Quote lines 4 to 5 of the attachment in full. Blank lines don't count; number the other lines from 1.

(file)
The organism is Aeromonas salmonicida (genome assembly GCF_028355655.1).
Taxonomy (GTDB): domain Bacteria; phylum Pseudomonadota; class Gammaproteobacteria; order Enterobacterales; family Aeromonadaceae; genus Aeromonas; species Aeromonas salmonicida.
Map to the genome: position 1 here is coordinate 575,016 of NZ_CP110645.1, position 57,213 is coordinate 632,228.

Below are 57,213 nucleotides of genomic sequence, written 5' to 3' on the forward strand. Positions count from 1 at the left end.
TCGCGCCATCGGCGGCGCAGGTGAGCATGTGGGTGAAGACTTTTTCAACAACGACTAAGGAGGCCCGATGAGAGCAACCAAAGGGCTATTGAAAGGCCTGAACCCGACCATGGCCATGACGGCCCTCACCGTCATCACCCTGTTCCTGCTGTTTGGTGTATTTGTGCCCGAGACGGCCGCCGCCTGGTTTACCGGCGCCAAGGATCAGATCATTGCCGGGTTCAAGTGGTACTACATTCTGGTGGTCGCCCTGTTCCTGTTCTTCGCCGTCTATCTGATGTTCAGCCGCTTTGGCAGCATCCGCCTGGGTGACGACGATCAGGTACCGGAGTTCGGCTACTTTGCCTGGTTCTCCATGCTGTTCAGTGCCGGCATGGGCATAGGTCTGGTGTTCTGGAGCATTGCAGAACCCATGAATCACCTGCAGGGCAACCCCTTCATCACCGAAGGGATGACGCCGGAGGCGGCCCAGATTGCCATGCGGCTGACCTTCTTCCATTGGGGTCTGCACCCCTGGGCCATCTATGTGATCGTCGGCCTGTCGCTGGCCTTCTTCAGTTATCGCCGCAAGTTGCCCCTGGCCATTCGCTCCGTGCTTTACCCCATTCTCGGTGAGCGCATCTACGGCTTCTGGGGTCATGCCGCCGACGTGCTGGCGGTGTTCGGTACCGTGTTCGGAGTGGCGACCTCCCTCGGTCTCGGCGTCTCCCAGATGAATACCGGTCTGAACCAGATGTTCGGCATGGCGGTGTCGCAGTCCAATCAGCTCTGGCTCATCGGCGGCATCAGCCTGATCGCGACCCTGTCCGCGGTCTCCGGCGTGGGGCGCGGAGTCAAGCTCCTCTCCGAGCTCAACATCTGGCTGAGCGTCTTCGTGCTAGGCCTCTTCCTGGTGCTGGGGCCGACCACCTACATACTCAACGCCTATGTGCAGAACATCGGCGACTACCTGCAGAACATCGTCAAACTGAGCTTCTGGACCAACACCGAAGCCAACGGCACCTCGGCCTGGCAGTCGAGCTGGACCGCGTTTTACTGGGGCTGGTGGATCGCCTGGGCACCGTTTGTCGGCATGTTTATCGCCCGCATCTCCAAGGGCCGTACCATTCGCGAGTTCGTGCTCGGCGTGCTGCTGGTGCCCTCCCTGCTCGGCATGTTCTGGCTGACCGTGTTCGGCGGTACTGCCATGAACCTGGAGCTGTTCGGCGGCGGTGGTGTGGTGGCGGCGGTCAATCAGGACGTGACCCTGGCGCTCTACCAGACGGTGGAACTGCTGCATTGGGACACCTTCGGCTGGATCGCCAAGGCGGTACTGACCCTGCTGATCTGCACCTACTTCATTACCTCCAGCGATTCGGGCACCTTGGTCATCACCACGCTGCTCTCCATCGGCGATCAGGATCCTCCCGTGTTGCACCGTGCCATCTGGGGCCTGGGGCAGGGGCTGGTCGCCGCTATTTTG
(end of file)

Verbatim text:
Below are 57,213 nucleotides of genomic sequence, written 5' to 3' on the forward strand. Positions count from 1 at the left end.
TCGCGCCATCGGCGGCGCAGGTGAGCATGTGGGTGAAGACTTTTTCAACAACGACTAAGGAGGCCCGATGAGAGCAACCAAAGGGCTATTGAAAGGCCTGAACCCGACCATGGCCATGACGGCCCTCACCGTCATCACCCTGTTCCTGCTGTTTGGTGTATTTGTGCCCGAGACGGCCGCCGCCTGGTTTACCGGCGCCAAGGATCAGATCATTGCCGGGTTCAAGTGGTACTACATTCTGGTGGTCGCCCTGTTCCTGTTCTTCGCCGTCTATCTGATGTTCAGCCGCTTTGGCAGCATCCGCCTGGGTGACGACGATCAGGTACCGGAGTTCGGCTACTTTGCCTGGTTCTCCATGCTGTTCAGTGCCGGCATGGGCATAGGTCTGGTGTTCTGGAGCATTGCAGAACCCATGAATCACCTGCAGGGCAACCCCTTCATCACCGAAGGGATGACGCCGGAGGCGGCCCAGATTGCCATGCGGCTGACCTTCTTCCATTGGGGTCTGCACCCCTGGGCCATCTATGTGATCGTCGGCCTGTCGCTGGCCTTCTTCAGTTATCGCCGCAAGTTGCCCCTGGCCATTCGCTCCGTGCTTTACCCCATTCTCGGTGAGCGCATCTACGGCTTCTGGGGTCATGCCGCCGACGTGCTGGCGGTGTTCGGTACCGTGTTCGGAGTGGCGACCTCCCTCGGTCTCGGCGTCTCCCAGATGAATACCGGTCTGAACCAGATGTTCGGCATGGCGGTGTCGCAGTCCAATCAGCTCTGGCTCATCGGCGGCATCAGCCTGATCGCGACCCTGTCCGCGGTCTCCGGCGTGGGGCGCGGAGTCAAGCTCCTCTCCGAGCTCAACATCTGGCTGAGCGTCTTCGTGCTAGGCCTCTTCCTGGTGCTGGGGCCGACCACCTACATACTCAACGCCTATGTGCAGAACATCGGCGACTACCTGCAGAACATCGTCAAACTGAGCTTCTGGACCAACACCGAAGCCAACGGCACCTCGGCCTGGCAGTCGAGCTGGACCGCGTTTTACTGGGGCTGGTGGATCGCCTGGGCACCGTTTGTCGGCATGTTTATCGCCCGCATCTCCAAGGGCCGTACCATTCGCGAGTTCGTGCTCGGCGTGCTGCTGGTGCCCTCCCTGCTCGGCATGTTCTGGCTGACCGTGTTCGGCGGTACTGCCATGAACCTGGAGCTGTTCGGCGGCGGTGGTGTGGTGGCGGCGGTCAATCAGGACGTGACCCTGGCGCTCTACCAGACGGTGGAACTGCTGCATTGGGACACCTTCGGCTGGATCGCCAAGGCGGTACTGACCCTGCTGATCTGCACCTACTTCATTACCTCCAGCGATTCGGGCACCTTGGTCATCACCACGCTGCTCTCCATCGGCGATCAGGATCCTCCCGTGTTGCACCGTGCCATCTGGGGCCTGGGGCAGGGGCTGGTCGCCGCTATTTTG